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Adrian Joaquin, the founder and CEO of Workhaus which owns eight office-on-demand buildings in Toronto.J.P. MOCZULSKI/The Globe and Mail

The latest pandemic restrictions have thrown the battered co-working sector back into doubt just as office space providers were preparing for a surge in demand from companies shunning traditional multiyear leases.

For most of the COVID-19 health crisis, co-working and flexible office space providers such as WeWork, Spaces and The Workaround have struggled to attract and retain customers because of stay-at-home mandates.

The typical co-working company runs a rent arbitrage business, where it takes out long-term property leases, divvies up the space and subleases it for shorter periods. Co-working companies only make money if they find enough subtenants to fill the space. They have traditionally rented a desk or a small office space to workers looking for an alternative to a home office, as well as businesses with satellite offices.

Their popularity grew after the Great Recession of 2008-09 with the explosion of startups and self-employed contractors looking for temporary office space.

For a brief period in the fall and early December, office workers and businesses were again seeking space in co-working locations. But the ferocity of the Omicron variant of COVID-19 has prompted a new round of restrictions, halting the return to the office and putting co-working companies back on shaky financial footing.

“It happened overnight. We were sold out. We had a wait-list and then the capacity limits came down,” said Amanda Munday, the owner of The Workaround, a co-working and child-care facility in Toronto’s east end.

Her facility is now empty and her clients are backing out. “My e-mail inbox is full of people asking for refunds,” she said.

Ms. Munday has signed a multiyear lease for the office space and she said she is at risk of defaulting on monthly rent payments after her customers vanished overnight when the Ontario government announced the latest round of restrictions last week.

“It is just so awful. December was shaping up to be one of the best months of the pandemic,” she said.

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It’s a similar story for Workhaus, which has 12 locations in the Toronto area. Adrian Joaquin, the founder and chief executive, said demand had been increasing over the fall and he was getting inquiries from all types of businesses. There were calls from companies in financial services and health care, in addition to the tech sector which used to be his main type of client prepandemic. He said he had even received inquiries from massage therapists and physiotherapists.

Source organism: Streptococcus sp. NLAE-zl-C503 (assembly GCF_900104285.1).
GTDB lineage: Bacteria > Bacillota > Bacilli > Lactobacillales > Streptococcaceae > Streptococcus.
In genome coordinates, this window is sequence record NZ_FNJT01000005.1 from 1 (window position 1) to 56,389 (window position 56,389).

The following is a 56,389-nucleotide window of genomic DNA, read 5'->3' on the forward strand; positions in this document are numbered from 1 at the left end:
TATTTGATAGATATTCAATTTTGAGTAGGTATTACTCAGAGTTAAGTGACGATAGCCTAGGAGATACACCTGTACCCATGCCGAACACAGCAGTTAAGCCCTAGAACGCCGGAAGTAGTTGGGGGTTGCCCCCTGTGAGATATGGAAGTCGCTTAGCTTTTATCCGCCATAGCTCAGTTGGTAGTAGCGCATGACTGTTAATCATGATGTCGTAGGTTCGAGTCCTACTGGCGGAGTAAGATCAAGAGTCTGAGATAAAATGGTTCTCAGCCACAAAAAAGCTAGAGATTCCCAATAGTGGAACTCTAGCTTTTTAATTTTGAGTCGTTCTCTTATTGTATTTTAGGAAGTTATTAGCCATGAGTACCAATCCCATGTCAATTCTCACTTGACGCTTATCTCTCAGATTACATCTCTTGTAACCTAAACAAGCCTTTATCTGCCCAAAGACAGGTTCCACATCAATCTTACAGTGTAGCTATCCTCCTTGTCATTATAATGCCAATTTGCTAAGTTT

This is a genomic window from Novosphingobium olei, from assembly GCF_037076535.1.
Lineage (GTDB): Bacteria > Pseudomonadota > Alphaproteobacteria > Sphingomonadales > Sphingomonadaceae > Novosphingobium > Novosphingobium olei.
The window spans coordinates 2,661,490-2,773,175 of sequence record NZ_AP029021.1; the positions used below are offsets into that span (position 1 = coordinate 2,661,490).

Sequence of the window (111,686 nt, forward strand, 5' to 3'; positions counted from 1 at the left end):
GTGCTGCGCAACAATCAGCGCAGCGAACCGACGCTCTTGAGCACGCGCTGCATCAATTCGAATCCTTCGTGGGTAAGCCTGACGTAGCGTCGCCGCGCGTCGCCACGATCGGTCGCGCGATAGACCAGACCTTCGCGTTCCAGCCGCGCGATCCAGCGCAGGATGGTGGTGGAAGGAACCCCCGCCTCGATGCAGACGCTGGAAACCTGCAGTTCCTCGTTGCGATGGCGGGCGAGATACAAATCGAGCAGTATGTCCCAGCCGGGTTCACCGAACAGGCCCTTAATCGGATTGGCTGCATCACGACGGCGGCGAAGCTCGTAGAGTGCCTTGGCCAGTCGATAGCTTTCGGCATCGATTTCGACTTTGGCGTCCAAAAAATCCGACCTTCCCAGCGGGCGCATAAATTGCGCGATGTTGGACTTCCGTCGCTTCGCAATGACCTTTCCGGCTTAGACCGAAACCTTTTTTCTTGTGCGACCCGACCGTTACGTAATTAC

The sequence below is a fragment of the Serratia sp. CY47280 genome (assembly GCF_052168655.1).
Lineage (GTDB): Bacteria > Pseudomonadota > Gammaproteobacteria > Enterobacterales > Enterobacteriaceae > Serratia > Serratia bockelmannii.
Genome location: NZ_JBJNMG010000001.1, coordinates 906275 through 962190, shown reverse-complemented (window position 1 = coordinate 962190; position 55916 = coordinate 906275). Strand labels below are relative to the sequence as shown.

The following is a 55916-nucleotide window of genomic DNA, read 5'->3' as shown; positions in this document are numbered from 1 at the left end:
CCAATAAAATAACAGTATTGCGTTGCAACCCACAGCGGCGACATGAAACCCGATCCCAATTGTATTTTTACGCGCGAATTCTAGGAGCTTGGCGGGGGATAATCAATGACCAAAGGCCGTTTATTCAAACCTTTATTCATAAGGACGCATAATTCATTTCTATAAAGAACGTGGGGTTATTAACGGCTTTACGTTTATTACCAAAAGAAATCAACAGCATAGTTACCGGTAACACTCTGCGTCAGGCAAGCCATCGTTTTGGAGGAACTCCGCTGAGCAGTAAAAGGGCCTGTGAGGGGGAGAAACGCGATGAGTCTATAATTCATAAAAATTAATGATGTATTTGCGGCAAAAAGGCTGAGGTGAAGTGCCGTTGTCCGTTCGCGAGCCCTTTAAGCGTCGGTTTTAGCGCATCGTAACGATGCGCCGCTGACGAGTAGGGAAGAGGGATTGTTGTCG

Mr. Joaquin had expected some of those new clients to start subletting space in January. But now he said those plans are probably on hold.

“Up until last week, the interest has been enormous,” he said. “People were looking to commence in January. I don’t see them starting in January now.”

Mr. Joaquin and Ms. Munday have had to rely on the federal government’s rent subsidies and other financial support to stay afloat.

They are not the only co-working companies facing challenges. Since the pandemic started, New York-based Knotel and Montreal-based Breather Products Inc. have closed permanently. The world’s largest co-working provider, Swiss-based IWG PLC, filed for creditor protection for dozens of its locations in Canada and the United States, though has since restructured. WeWork, which made co-working trendy after the 2009 recession, scaled back expansion plans.

Over all, the number of co-working locations in Canada has dropped to 506 this year from 599 in 2019, according to data from commercial real estate services firm CBRE. However, the total square footage of co-working space in the suburbs has increased over the same period.

Many companies are reassessing how they use their physical office space given that their staff have mostly worked from home since March, 2020. Common users of office space, like financial services firms, say they will offer their employees the option to work from home for some of the week. Some companies are looking at co-working spaces as a lower-cost, commitment-free way to provide office space to smaller groups of employees.

“One of the biggest trends we are seeing from organizations is that they are giving their employees the ability to truly work flexibly and the ability to access an office close to work or close to their clients,” said Wayne Berger, IWG’s CEO for the Americas. IWG has about 120 locations across Canada under the brand names Regus and Spaces.

“We have seen many companies re-establish their headquarters at one of our locations and give their employees the ability to work closer to their home,” Mr. Berger said. “Structurally, this is the biggest shift we are seeing,” he said.

Like Workhaus, Mr. Berger said IWG has also been fielding inquiries from a wider range of businesses because they don’t know how much space they will need after COVID-19 restrictions are lifted and they don’t want to commit to a multiyear lease.

As well, IWG is getting more requests for its suburban locations, a shift from before the pandemic when companies were desperate for space in downtown Toronto and Vancouver. The two cities had the lowest office vacancy rates in North America in 2019.

Commercial real estate analysts say the shift to flexible work will fuel demand for co-working spaces.

“We think that the upward trajectory will resume,” said CBRE’s director of Canadian research Marc Meehan. “When and how quickly is dependent on a number of factors,” he said.

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